It soon became obvious that Middleton needed his own equipment, like a $1,400 grinder. But how to come up with the cash?
Knight asks Middleton if he has anything to sell. Well, Middleton does have a small stash of gold, a purchase he made with his first credit card to start something for his children.
Middleton says Knight told him, “Those gold coins aren’t your legacy. Your legacy is in your hands.” Middleton sold them.
He began making knives, but still searched for his niche. One night he had a dream.
“God told me to make chef’s knives,” says Middleton, who is a deacon in his church and makes frequent references to his faith. “Me being obedient, I said, ‘Yes, Lord.’ ”
He made a list of the area’s top chefs and went a-calling, trying to sell them knives. All of them brushed him off. One was Craig Deihl of Cypress.
But “God told me to call him back,” Middleton says. He asked Deihl if he could help him develop a knife that chefs would want. Deihl agreed, and Middleton went to work.
Middleton would spend all day making a knife at the time, and took one to the chef. Deihl rejected it. Then again, and again, and again.
“Finally I made him a knife he liked,” Middleton says.
Deihl says as long as he had the time, he was glad to give Middleton the opportunity of an honest opinion, something he has done for others who want to learn. He told Middleton what he liked about the Japanese knives he buys — the weight, thickness, size, etc. — and Middleton was able meet those specifications. And then a few of his cooks bought them.
Deihl says he loves the uniqueness of the knives, although he doesn’t have one. “If you’re looking for something very artist-craftsman, it’s like buying from a local farmer. There’s not many people you know that make knives. Have I ever met any one of the people who made my knives? No. It’s like buying a tailored suit. How long do you want it? What style do you want?”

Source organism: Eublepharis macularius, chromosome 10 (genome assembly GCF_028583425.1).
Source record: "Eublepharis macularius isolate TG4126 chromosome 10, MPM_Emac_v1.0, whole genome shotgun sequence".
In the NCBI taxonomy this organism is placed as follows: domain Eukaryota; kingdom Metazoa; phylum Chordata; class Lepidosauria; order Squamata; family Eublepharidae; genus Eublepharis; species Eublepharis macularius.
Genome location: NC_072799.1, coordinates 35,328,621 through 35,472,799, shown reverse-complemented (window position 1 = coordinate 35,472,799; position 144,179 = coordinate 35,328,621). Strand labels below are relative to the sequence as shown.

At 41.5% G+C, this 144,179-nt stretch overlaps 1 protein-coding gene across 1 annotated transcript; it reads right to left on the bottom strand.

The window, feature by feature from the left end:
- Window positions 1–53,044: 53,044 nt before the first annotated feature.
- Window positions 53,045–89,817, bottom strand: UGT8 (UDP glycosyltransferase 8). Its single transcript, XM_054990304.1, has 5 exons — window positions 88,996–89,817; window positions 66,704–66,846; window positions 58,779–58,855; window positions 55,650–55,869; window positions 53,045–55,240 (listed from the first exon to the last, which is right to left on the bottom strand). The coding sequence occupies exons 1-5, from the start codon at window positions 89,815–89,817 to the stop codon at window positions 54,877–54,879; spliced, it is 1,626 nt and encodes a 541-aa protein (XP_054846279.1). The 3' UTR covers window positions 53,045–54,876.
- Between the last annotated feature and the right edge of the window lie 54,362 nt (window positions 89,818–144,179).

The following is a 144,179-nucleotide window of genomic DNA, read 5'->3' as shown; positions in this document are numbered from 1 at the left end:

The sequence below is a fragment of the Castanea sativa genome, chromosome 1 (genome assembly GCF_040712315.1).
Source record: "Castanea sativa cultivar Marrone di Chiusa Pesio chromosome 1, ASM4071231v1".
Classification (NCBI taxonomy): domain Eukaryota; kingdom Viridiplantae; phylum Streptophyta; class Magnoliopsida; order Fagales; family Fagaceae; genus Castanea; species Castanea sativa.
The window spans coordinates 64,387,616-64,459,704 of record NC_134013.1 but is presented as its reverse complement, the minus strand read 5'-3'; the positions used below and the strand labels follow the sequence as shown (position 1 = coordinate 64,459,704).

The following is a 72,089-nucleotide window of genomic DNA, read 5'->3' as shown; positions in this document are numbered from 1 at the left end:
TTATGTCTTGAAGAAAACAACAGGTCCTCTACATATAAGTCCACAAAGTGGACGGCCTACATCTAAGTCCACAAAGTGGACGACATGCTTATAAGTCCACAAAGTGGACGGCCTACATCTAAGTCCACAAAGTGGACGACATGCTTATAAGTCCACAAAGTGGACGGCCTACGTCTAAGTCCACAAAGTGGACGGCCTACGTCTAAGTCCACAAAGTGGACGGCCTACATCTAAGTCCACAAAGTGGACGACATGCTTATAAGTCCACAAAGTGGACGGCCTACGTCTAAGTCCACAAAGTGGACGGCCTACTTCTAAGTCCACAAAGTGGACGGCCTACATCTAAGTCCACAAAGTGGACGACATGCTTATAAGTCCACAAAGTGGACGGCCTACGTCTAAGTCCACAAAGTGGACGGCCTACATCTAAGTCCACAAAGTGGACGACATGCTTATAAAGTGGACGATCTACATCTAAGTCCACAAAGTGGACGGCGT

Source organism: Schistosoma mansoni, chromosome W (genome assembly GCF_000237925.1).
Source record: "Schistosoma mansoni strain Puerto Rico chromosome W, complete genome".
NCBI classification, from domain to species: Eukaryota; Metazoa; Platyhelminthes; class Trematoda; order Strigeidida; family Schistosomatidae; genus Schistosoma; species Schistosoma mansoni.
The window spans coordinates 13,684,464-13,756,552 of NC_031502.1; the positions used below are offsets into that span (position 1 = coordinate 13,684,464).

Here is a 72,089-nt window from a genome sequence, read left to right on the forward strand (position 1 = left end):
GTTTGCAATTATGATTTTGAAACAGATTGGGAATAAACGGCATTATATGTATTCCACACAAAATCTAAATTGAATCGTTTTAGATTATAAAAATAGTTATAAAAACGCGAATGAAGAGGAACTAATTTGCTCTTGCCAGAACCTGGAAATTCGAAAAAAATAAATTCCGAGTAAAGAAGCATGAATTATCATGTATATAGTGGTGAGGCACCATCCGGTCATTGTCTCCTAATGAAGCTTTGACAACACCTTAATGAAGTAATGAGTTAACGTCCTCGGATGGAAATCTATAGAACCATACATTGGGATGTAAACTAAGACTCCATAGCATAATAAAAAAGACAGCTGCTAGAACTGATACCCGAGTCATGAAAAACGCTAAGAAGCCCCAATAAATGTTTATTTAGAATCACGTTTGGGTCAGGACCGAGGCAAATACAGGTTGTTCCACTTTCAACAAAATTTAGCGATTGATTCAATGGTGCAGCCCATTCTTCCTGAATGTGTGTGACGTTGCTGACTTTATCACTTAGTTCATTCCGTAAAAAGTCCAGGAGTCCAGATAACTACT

Deihl began introducing Middleton to his friends. jimihatt, who runs the local Guerrilla Cuisine underground supper club, allowed Middleton to display his knives at a dinner in 2010 as an artist.
That’s when the buzz started, Middleton believes. He started getting more orders and then a bit of press, including in Entrepreneur. A year ago, Garden & Gun magazine featured him, and Middleton’s name spread across the country. Prominent chefs starting buying, including Homaro Cantu of Moto in Chicago.
Television’s Irvine became a customer. Irvine told him that Middleton’s knife was the only one he uses in his home.
Things are looking up for Middleton, who is gunning for Garden & Gun’s “Made in the South” award. Last May, a California culinary school owner invited Middleton and his wife, Kendra, to fly out there and talk about his knives, expenses paid. Middleton had never been on a plane before.
Middleton, who has two young children, Michael, 2; and Leila, 1, is still dreaming. Someday, he would like to have a small artisan knife “factory” with maybe 10 employees, and envisions passing it on to his children. He has come up with a new tool he calls a “Beershucker,” a combination of a bottle opener and an oyster knife that he sells for $100. He is working on a folding chef’s knife made for those who travel.
Middleton remembers his father’s words. “My dad told me a man that doesn’t have a plan isn’t a man. You always have to have a plan.”
As for aspiring to legendary blacksmith Simmons’ reputation, “Hopefully I’ll be able to fill his shoes. … God willing.”